The Week in TV

CBS Joins US Advanced Advertising Alliance OpenAP
US broadcaster CBS this week announced it has joined OpenAP, a US TV alliance based around standardising TV audiences. The move follows shortly after CBS completed its merger with Viacom, which was already a part of the alliance, alongside NBCUniversal, Fox Corporation and Univision. The addition of CBS means that Open AP’s membership now represents the majority of national TV revenues, according to AdExchanger. It also means CBS inventory will be available via OpenAP Market, a marketplace launched in October which allows advertisers to buy across broadcasters using OpenAP’s standards.

Joyn Launches Channel for US Series
Joyn, the German OTT joint venture launched by ProSieben and Discovery, has added a new free linear channel dedicated to US films and TV series called Primetime. The channel only broadcasts between 20:00 to 00:00 every night, but content will be available on demand for 35 days after airing.

NBC Sports Reaches $1 Billion in Ad Sales for 2020 Olympics
US Sports broadcaster NBC Sports says it has already booked $1 billion in ad sales for next year’s Olympic Games in Tokyo. Executives say this represents double digit growth compared to revenues booked by this stage for the previous Olympic Games in Rio de Janeiro, according to CNBC. And NBC Sports Group’s EVP of Ad Sales said that the Olympics is attracting new advertisers, with more than half of those who have booked airtime being first time buyers for the summer games.

The Week in Publishing

Twitter Looks to Build ‘Decentralised’ Social Media
Twitter CEO Jack Dorsey said this week that his company is funding research into decentralised standards for social media, with the aim of Twitter itself eventually implementing these standards. Dorsey said, via a series of Twitter posts, that centralised models for social media have created a number of problems, including enforcement of global abuse and fake news policies, creation of recommendation algorithms, and incentives to promote content which sparks controversy and outrage. In response, Twitter has set up Bluesky, which seeks to investigate possible decentralised solutions for social networking.

Bloomberg Media Buys CityLab
Bloomberg this week announced it has bought CityLab, a publication focussed on urban planning, from the Atlantic, it’s first editorial acquisition in over ten years. “We believe this acquisition will strengthen our portfolio of content verticals across our platforms, while providing more opportunities for advertisers to connect to our readers,” said Bloomberg Media’s chief executive Justin Smith.

WWE Introduces Free Tier for DTC Offering
Wrestling brand WWE’s paid streaming service WWE Network has rolled out a free subscription tier for the first time, giving users access to a limited amount of content without a paid subscription. The WWE has been one of the more aggressive sports brands in releasing a direct-to-consumer streaming service, broadcasting its events via WWE Network as well as paid TV channels and pay-per view. So far the only content available for free on WWE Network was already available on the WWE website, but the move may be a precursor to a more expansive free subscription further down the line.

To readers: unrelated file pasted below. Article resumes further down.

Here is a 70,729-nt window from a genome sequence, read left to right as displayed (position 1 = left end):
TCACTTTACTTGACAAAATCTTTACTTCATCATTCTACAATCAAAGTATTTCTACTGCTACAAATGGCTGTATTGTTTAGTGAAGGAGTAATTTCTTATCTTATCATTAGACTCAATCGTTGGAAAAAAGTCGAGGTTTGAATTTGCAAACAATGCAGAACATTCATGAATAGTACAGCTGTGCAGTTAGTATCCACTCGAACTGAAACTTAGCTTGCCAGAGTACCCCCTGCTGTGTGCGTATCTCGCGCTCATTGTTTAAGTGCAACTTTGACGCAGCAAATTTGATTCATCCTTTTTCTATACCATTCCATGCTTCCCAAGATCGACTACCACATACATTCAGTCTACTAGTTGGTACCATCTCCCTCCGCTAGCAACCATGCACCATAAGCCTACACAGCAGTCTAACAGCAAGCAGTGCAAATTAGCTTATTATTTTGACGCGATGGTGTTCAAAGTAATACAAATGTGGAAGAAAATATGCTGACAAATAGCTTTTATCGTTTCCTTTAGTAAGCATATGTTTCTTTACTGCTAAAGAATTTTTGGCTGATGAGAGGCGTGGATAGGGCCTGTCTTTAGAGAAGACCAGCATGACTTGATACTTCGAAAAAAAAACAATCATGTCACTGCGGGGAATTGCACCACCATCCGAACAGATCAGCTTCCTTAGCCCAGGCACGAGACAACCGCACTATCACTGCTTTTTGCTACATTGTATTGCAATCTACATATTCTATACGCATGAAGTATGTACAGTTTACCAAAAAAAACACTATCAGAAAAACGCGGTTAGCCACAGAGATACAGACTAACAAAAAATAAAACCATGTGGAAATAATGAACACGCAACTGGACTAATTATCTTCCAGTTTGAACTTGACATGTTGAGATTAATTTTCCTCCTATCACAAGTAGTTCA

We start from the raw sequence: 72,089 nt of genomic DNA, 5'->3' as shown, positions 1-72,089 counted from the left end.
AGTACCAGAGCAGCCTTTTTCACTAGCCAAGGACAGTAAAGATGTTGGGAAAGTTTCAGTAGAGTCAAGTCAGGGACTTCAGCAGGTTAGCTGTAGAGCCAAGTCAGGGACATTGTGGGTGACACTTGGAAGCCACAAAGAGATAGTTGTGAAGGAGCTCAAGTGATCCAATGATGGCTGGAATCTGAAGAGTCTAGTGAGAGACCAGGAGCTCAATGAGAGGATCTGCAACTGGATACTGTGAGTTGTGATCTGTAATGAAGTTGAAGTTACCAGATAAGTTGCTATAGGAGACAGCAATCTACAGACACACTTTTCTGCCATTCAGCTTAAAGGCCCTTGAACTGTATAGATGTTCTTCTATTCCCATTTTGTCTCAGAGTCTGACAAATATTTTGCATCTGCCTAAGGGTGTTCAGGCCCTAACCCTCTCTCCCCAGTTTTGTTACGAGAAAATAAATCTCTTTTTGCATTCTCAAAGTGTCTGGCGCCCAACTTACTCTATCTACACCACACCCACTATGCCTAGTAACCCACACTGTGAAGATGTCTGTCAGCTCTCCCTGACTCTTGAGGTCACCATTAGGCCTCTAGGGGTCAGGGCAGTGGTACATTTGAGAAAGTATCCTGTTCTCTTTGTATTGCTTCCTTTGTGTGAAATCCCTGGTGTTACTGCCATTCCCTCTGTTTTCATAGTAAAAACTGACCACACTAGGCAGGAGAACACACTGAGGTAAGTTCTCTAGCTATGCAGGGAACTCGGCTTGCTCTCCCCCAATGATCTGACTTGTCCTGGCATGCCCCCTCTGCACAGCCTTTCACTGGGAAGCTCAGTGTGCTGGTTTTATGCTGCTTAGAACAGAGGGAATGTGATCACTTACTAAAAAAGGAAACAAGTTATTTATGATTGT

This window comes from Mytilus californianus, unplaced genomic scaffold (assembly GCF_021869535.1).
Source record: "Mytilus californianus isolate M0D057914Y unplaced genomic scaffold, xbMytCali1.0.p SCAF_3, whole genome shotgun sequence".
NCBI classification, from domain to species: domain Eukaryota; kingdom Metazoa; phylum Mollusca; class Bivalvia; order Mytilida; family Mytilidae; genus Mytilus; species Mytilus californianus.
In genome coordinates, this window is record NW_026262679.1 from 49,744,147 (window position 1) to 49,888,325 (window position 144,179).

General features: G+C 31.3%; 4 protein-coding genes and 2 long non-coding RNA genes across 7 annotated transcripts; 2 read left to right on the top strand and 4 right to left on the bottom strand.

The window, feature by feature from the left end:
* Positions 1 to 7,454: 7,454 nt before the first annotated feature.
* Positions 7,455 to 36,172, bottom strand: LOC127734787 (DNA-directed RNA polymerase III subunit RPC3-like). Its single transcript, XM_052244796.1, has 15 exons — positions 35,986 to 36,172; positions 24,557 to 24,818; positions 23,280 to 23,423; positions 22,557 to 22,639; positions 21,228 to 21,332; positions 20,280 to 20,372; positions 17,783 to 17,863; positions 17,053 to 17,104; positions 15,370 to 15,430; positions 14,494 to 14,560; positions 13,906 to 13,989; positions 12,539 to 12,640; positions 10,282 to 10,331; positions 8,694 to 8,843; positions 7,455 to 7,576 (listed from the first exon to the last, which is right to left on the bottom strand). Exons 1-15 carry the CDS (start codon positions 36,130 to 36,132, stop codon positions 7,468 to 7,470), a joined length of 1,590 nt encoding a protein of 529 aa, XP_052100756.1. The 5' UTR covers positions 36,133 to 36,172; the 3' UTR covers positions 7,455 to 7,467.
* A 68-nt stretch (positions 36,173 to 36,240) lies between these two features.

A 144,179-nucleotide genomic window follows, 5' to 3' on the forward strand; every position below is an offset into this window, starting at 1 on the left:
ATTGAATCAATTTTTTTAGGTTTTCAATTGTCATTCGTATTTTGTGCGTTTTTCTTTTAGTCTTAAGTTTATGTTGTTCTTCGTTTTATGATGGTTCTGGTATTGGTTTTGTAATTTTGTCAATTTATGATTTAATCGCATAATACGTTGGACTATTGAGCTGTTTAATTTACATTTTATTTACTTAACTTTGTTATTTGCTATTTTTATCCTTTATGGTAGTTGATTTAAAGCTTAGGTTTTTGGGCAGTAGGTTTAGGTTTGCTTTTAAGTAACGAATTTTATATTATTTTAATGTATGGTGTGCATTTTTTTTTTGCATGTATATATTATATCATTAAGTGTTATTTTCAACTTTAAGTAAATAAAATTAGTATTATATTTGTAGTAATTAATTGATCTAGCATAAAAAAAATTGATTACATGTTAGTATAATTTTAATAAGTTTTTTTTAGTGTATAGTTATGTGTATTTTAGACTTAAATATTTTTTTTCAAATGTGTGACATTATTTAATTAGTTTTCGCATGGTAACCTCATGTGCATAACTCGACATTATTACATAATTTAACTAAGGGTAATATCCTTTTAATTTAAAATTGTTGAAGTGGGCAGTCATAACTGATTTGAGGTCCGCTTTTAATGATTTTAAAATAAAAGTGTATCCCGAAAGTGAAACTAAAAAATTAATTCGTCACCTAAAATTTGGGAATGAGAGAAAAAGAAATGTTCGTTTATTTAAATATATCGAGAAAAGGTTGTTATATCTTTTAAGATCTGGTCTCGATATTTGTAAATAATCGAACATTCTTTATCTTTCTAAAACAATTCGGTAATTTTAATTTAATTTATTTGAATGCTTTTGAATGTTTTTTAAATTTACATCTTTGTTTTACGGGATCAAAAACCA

Lego Launches an OTT Service
Lego this week announced the launch of a new over-the-top service, The LEGO Channel, created in partnership with MPVD business Future Today. The service, available on Roku, Fire TV and Apple TV in the US and Canada, will feature animated content all based on the LEGO brand, as well as guides and reviews for the toy itself. “With the launch of The LEGO Channel, we can reach even more kids who will connect through some really fun and engaging content to inspire creativity, imagination and learning,” said Jay Shah, director of global content for the LEGO Group.

The Week for Agencies

IPG’s Roth Says Acxiom Integration is “Almost Done”
Interpublic Group’s chairman and CEO Michael Roth said the company’s integration of Acxiom, the data marketing business it bought last December, is almost done. Speaking at the UBS Global TMT Conference this week, Roth alluded to some of his competitors struggles with integrating their big acquisitions. “If you look at some of our competitors, they’re still integrating companies that they bought five years ago,” he told the conference, according to AdAge. Roth also indicated he has no appetite for the sort of consolidation other holding groups are experimenting with as they merge their various agencies, saying that “we believe in the brands we have”.

Magna Predicts Stagnating TV Ad Sales
Magna forecasts grim times ahead for traditional TV, reporting that global linear TV ad sales were down by four percent this year, the poorest performance since 2009. The company predicted that TV revenues will continue to decline, though they fall will be less harsh next year thanks to the Summer Olympics and UEFA Euro 2020 tournament.

Hires of the Week

Sandra Sims-Williams Joins Nielsen
Publicis Groupe’s chief diversity officer Sandra Sims-Williams has left to join Nielsen, where she will be senior VP of diversity and inclusion. Sims-Williams will lead the diversity and inclusion teams across Nielsen’s media and connect businesses as the two formally split into independent companies.

Zenith UK Picks Sannah Rogers and Jon Stevens as MDs
Zenith UK has promoted Sannah Rogers and Jon Stevens as managing directors. Rogers will lead agency operations, and Stevens will lead on client service, according to Campaign.

TikTok Appoints Richard Waterworth as UK GM
TikTok has chosen Richard Waterworth, its current head of EMEA marketing, as its UK general manager, giving him full oversight of the company’s UK operations.

This Week on VAN

“We Don’t Want to Blindly Stop RTB” says the ICO’s Simon McDougall, read more on VAN

Will Amazon’s IMDb TV Give AVOD its Pokémon GO Moment? read more on VAN

VIZIO Begins Selling Ads on its Smart TVs, read more on VAN

Is France’s IPTV Market Holding Back OTT Innovation? read more on VAN